Divergent Selves: Thinking about Child Trafficking in a World of Freedom

Leading a Double Life, two realities collide

Me: Lying heartsick and Awake at Night knowing there are currently children, even younger than 10 years old, sold into sex, tortured and forced, day after day.

Also Me: Is that Aritzia sweater on sale yet?

Human emotion is a rollercoaster and human nature comes with built-in defense mechanisms and nearsightedness. I lead a privileged life by all measures.  Superfluous purchases and little luxuries occupy some of my mind and time. By no means do they trump my other values, priorities or life concerns. They co-exist, which sometimes makes me feel as though I yo-yo between realities. But not everyone has the comfort to switch back into a ‘happy reality’ or ‘normal life.’

It is estimated that upward of 5 million children under the age of 18  are being trafficked worldwide.  No fun playdates, no confidence-building sports, no Sunday morning cuddles with mum and dad.  According to the Child Rescue Coalition, an organization that uses technology to track child sexual abuse material (CSAM, formerly referred to as ‘Child Pornography’) and their perpetrators, the trafficking ‘industry’ is growing faster than all other crime industries in the world, and continues to climb exponentially.

During Covid times, while we were lamenting the closures of restaurants and businesses (our reality), behind closed doors the lockdowns were sprouting child sexual abuse cases and CSAM like a chia pet.  The lockdowns caused an increase in poverty (one risk factor in trafficking), and simultaneously offered predators an increase in community of people online sharing material, as well as a huge increase in vulnerable children in front of their computer screens and video games all day long (Google the name of a child’s video game + predator + arrest).  Internet searches can come up with statistical percentages of increases in trafficking over time, per country, or per risk factor, but these already alarming numbers truly cannot capture the reality of the situation, since unless every perpetrator is caught, all children in sexual slavery are still not being accounted for.  And, I’ve learned, sometimes the definitions of ‘trafficking’ are blurry–if I child is sold for labour (and not sex), they are sometimes not counted, if a child is abused by a family member, they may not report it…and so the numbers grow.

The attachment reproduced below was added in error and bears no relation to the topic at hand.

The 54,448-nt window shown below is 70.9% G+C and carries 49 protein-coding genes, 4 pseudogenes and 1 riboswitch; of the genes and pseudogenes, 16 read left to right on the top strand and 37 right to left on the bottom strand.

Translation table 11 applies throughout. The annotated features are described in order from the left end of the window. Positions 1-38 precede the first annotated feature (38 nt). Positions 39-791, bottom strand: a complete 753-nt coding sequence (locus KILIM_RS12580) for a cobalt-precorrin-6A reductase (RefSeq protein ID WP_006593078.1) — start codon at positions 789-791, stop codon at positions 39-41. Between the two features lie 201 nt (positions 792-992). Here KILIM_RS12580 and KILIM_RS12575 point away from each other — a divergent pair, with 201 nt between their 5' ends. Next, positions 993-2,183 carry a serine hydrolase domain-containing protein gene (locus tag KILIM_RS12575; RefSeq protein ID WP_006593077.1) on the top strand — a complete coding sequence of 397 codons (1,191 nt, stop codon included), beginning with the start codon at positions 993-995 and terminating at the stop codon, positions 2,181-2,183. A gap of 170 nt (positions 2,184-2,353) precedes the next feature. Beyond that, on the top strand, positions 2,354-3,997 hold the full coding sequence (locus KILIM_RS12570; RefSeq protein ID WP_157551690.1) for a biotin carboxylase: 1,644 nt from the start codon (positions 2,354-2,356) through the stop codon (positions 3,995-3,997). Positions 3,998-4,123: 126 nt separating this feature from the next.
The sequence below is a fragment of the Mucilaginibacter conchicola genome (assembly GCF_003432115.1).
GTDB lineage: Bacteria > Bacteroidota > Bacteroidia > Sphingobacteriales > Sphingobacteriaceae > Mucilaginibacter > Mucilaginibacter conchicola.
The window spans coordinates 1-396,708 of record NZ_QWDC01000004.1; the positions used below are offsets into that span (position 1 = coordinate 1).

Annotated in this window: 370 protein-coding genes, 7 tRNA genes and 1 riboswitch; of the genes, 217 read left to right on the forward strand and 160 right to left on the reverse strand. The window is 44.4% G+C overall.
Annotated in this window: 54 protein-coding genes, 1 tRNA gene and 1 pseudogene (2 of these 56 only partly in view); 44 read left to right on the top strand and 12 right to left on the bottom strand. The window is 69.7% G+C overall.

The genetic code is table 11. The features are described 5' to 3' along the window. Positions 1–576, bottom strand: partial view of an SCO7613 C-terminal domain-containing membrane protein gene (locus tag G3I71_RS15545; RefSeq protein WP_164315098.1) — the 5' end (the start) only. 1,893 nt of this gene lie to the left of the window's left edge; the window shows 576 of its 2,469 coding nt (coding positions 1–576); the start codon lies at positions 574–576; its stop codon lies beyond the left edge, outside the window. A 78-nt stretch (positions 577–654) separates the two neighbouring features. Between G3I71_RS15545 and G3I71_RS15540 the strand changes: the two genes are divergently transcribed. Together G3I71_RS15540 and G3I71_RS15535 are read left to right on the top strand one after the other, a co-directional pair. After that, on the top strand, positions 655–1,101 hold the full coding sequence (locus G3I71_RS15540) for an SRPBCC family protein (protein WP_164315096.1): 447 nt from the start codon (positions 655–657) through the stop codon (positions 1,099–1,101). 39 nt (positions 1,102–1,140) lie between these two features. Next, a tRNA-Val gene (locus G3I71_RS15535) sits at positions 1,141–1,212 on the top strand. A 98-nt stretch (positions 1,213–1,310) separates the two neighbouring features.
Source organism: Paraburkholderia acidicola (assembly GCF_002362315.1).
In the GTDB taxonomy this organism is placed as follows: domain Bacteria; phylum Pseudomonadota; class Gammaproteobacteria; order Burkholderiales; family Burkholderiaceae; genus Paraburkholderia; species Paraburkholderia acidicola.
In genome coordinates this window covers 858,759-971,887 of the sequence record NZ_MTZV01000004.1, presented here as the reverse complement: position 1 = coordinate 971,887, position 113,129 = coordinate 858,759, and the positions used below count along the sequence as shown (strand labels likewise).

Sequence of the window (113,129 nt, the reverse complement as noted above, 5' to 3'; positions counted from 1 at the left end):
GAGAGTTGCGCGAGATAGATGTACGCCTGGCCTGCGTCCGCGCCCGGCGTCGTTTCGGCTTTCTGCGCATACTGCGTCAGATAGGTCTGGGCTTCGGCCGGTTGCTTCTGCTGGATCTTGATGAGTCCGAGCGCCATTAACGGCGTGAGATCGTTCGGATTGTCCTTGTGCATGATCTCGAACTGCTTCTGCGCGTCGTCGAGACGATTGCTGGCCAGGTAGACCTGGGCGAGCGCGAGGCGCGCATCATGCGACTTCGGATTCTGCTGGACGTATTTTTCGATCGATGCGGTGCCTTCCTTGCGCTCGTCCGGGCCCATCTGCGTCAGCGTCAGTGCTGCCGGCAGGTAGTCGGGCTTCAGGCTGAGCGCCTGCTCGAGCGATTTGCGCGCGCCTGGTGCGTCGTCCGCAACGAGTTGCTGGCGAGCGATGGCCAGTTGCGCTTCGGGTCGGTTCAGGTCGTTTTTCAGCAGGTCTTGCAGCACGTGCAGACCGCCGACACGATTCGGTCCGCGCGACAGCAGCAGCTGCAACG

Before launching Evan Beau, and embarking on my education in human trafficking, I didn’t know that kids were kidnapped, sold, or went missing on a regular basis. I was led to believe this was very rare (it is rarely reported in the mainstream news after all).  I didn’t know about the ‘dark web’, or that pedophilia was more common than you could ever imagine. I discovered this was happening all over the world; on Instagram, Tik Tok, in schools, perpetrators in every career field imaginable, and was not really being discussed. It wasn’t part of any parenting course I encountered. It isn’t part of the school curriculum.  If the plentitude of child exploitation and trafficking is news to you, you should ask yourself why you are learning about it from your friendly neighbourhood makeup artist, and not from your newspaper or elected officials.